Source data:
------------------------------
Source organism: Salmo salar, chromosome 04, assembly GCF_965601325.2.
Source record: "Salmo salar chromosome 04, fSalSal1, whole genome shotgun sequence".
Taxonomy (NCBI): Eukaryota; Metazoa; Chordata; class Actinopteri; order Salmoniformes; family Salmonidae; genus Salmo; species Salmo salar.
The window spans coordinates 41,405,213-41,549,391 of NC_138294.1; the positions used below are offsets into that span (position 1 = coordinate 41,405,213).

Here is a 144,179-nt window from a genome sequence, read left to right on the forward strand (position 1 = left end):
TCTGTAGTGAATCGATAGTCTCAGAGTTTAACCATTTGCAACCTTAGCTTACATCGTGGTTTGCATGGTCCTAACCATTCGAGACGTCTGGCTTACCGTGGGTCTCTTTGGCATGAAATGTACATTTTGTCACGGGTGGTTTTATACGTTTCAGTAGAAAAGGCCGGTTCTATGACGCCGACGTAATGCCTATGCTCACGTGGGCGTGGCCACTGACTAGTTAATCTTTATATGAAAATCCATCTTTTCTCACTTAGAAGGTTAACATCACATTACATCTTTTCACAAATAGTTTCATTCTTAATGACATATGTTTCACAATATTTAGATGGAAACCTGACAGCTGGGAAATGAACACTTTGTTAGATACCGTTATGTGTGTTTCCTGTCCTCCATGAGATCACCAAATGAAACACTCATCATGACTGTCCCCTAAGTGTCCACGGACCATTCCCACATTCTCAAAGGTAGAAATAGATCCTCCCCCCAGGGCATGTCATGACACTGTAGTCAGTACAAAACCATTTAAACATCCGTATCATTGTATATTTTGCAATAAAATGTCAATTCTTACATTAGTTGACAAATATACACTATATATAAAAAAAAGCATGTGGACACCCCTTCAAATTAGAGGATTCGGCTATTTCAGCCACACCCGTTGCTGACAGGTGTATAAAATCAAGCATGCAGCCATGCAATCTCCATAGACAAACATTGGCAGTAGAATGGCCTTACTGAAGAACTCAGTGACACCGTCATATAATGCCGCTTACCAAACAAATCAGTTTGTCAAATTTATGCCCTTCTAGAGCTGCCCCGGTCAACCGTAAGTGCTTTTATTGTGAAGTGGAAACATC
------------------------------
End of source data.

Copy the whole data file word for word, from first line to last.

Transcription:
Source organism: Salmo salar, chromosome 04, assembly GCF_965601325.2.
Source record: "Salmo salar chromosome 04, fSalSal1, whole genome shotgun sequence".
Taxonomy (NCBI): Eukaryota; Metazoa; Chordata; class Actinopteri; order Salmoniformes; family Salmonidae; genus Salmo; species Salmo salar.
The window spans coordinates 41,405,213-41,549,391 of NC_138294.1; the positions used below are offsets into that span (position 1 = coordinate 41,405,213).

Here is a 144,179-nt window from a genome sequence, read left to right on the forward strand (position 1 = left end):
TCTGTAGTGAATCGATAGTCTCAGAGTTTAACCATTTGCAACCTTAGCTTACATCGTGGTTTGCATGGTCCTAACCATTCGAGACGTCTGGCTTACCGTGGGTCTCTTTGGCATGAAATGTACATTTTGTCACGGGTGGTTTTATACGTTTCAGTAGAAAAGGCCGGTTCTATGACGCCGACGTAATGCCTATGCTCACGTGGGCGTGGCCACTGACTAGTTAATCTTTATATGAAAATCCATCTTTTCTCACTTAGAAGGTTAACATCACATTACATCTTTTCACAAATAGTTTCATTCTTAATGACATATGTTTCACAATATTTAGATGGAAACCTGACAGCTGGGAAATGAACACTTTGTTAGATACCGTTATGTGTGTTTCCTGTCCTCCATGAGATCACCAAATGAAACACTCATCATGACTGTCCCCTAAGTGTCCACGGACCATTCCCACATTCTCAAAGGTAGAAATAGATCCTCCCCCCAGGGCATGTCATGACACTGTAGTCAGTACAAAACCATTTAAACATCCGTATCATTGTATATTTTGCAATAAAATGTCAATTCTTACATTAGTTGACAAATATACACTATATATAAAAAAAAGCATGTGGACACCCCTTCAAATTAGAGGATTCGGCTATTTCAGCCACACCCGTTGCTGACAGGTGTATAAAATCAAGCATGCAGCCATGCAATCTCCATAGACAAACATTGGCAGTAGAATGGCCTTACTGAAGAACTCAGTGACACCGTCATATAATGCCGCTTACCAAACAAATCAGTTTGTCAAATTTATGCCCTTCTAGAGCTGCCCCGGTCAACCGTAAGTGCTTTTATTGTGAAGTGGAAACATC